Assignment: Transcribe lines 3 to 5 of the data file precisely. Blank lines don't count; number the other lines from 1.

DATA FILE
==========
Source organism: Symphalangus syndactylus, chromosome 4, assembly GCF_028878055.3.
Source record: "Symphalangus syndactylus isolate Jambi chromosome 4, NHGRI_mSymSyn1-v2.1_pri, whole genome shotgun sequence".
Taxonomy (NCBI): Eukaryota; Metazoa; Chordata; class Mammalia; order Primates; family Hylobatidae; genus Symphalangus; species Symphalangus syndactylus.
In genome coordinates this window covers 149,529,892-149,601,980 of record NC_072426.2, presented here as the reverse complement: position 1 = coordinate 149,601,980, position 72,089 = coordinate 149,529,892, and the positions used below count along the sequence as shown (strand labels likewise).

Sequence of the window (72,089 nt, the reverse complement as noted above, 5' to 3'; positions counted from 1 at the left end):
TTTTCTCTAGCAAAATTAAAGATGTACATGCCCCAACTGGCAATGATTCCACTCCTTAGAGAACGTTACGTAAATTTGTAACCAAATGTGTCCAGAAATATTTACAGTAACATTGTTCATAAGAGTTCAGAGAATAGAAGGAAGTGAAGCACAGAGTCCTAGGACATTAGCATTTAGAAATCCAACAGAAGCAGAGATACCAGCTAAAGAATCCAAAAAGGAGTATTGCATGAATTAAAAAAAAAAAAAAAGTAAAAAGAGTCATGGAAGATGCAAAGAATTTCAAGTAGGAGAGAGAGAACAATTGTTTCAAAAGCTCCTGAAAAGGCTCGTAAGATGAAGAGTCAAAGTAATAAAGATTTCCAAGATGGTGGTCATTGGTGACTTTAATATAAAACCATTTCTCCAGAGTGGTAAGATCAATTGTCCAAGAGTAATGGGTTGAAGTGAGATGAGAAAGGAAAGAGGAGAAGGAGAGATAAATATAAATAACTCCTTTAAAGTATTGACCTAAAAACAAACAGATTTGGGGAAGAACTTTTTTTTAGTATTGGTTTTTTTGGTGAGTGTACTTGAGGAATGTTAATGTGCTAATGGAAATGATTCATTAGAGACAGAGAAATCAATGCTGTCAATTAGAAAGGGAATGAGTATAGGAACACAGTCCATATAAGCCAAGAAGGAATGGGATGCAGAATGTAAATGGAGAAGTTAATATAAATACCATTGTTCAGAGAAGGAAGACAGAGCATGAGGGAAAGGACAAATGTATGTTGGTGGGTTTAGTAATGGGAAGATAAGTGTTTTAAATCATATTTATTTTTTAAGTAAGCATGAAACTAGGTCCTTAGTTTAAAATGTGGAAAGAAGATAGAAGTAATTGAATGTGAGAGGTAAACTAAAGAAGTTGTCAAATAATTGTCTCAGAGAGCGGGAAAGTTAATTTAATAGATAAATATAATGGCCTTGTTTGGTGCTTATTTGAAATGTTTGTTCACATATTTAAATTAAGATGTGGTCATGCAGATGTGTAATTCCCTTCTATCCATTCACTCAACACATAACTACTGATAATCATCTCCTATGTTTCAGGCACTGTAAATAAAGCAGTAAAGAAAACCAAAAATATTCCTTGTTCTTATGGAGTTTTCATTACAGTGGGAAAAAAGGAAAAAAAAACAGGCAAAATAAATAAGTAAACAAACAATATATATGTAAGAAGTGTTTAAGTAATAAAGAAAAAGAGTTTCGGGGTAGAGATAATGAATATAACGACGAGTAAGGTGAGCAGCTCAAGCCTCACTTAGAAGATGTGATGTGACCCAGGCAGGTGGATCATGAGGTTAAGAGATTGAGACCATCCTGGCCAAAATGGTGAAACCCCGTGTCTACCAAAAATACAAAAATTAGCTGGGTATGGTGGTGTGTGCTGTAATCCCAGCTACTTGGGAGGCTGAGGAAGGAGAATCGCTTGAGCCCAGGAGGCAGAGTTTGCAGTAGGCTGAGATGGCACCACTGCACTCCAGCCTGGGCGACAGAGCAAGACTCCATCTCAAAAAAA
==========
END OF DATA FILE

Taxonomy (NCBI): Eukaryota; Metazoa; Chordata; class Mammalia; order Primates; family Hylobatidae; genus Symphalangus; species Symphalangus syndactylus.
In genome coordinates this window covers 149,529,892-149,601,980 of record NC_072426.2, presented here as the reverse complement: position 1 = coordinate 149,601,980, position 72,089 = coordinate 149,529,892, and the positions used below count along the sequence as shown (strand labels likewise).

Sequence of the window (72,089 nt, the reverse complement as noted above, 5' to 3'; positions counted from 1 at the left end):